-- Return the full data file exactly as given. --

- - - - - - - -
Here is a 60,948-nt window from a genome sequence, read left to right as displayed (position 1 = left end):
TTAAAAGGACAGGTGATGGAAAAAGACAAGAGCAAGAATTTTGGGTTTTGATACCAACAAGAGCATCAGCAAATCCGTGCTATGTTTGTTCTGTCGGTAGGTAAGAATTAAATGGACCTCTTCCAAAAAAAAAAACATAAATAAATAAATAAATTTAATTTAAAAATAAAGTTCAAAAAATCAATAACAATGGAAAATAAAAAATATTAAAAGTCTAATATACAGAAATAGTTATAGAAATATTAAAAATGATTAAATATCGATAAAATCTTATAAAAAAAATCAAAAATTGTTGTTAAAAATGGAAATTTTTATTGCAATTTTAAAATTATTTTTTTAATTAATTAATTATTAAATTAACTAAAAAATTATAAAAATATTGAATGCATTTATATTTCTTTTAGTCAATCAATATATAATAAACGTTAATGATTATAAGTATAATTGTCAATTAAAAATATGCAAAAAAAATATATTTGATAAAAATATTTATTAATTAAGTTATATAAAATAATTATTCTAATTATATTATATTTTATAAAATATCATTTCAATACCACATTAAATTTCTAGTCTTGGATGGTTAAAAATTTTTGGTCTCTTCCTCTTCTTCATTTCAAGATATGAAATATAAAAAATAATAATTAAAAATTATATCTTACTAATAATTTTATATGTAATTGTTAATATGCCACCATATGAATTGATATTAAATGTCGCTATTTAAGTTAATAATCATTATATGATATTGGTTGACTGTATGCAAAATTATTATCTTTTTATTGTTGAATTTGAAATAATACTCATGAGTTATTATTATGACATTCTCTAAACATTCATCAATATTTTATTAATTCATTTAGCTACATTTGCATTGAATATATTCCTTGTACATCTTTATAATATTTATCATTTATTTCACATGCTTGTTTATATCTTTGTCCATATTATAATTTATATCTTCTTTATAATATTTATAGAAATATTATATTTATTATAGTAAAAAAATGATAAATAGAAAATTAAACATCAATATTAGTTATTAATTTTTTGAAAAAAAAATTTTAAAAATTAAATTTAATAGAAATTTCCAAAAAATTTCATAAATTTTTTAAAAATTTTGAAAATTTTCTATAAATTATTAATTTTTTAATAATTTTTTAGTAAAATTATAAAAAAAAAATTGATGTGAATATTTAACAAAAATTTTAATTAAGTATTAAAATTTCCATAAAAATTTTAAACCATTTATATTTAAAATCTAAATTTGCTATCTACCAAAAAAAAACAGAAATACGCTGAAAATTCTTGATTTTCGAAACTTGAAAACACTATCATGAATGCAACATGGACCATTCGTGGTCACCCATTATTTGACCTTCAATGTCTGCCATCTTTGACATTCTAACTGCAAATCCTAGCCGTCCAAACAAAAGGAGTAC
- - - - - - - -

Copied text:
Here is a 60,948-nt window from a genome sequence, read left to right as displayed (position 1 = left end):
TTAAAAGGACAGGTGATGGAAAAAGACAAGAGCAAGAATTTTGGGTTTTGATACCAACAAGAGCATCAGCAAATCCGTGCTATGTTTGTTCTGTCGGTAGGTAAGAATTAAATGGACCTCTTCCAAAAAAAAAAACATAAATAAATAAATAAATTTAATTTAAAAATAAAGTTCAAAAAATCAATAACAATGGAAAATAAAAAATATTAAAAGTCTAATATACAGAAATAGTTATAGAAATATTAAAAATGATTAAATATCGATAAAATCTTATAAAAAAAATCAAAAATTGTTGTTAAAAATGGAAATTTTTATTGCAATTTTAAAATTATTTTTTTAATTAATTAATTATTAAATTAACTAAAAAATTATAAAAATATTGAATGCATTTATATTTCTTTTAGTCAATCAATATATAATAAACGTTAATGATTATAAGTATAATTGTCAATTAAAAATATGCAAAAAAAATATATTTGATAAAAATATTTATTAATTAAGTTATATAAAATAATTATTCTAATTATATTATATTTTATAAAATATCATTTCAATACCACATTAAATTTCTAGTCTTGGATGGTTAAAAATTTTTGGTCTCTTCCTCTTCTTCATTTCAAGATATGAAATATAAAAAATAATAATTAAAAATTATATCTTACTAATAATTTTATATGTAATTGTTAATATGCCACCATATGAATTGATATTAAATGTCGCTATTTAAGTTAATAATCATTATATGATATTGGTTGACTGTATGCAAAATTATTATCTTTTTATTGTTGAATTTGAAATAATACTCATGAGTTATTATTATGACATTCTCTAAACATTCATCAATATTTTATTAATTCATTTAGCTACATTTGCATTGAATATATTCCTTGTACATCTTTATAATATTTATCATTTATTTCACATGCTTGTTTATATCTTTGTCCATATTATAATTTATATCTTCTTTATAATATTTATAGAAATATTATATTTATTATAGTAAAAAAATGATAAATAGAAAATTAAACATCAATATTAGTTATTAATTTTTTGAAAAAAAAATTTTAAAAATTAAATTTAATAGAAATTTCCAAAAAATTTCATAAATTTTTTAAAAATTTTGAAAATTTTCTATAAATTATTAATTTTTTAATAATTTTTTAGTAAAATTATAAAAAAAAAATTGATGTGAATATTTAACAAAAATTTTAATTAAGTATTAAAATTTCCATAAAAATTTTAAACCATTTATATTTAAAATCTAAATTTGCTATCTACCAAAAAAAAACAGAAATACGCTGAAAATTCTTGATTTTCGAAACTTGAAAACACTATCATGAATGCAACATGGACCATTCGTGGTCACCCATTATTTGACCTTCAATGTCTGCCATCTTTGACATTCTAACTGCAAATCCTAGCCGTCCAAACAAAAGGAGTAC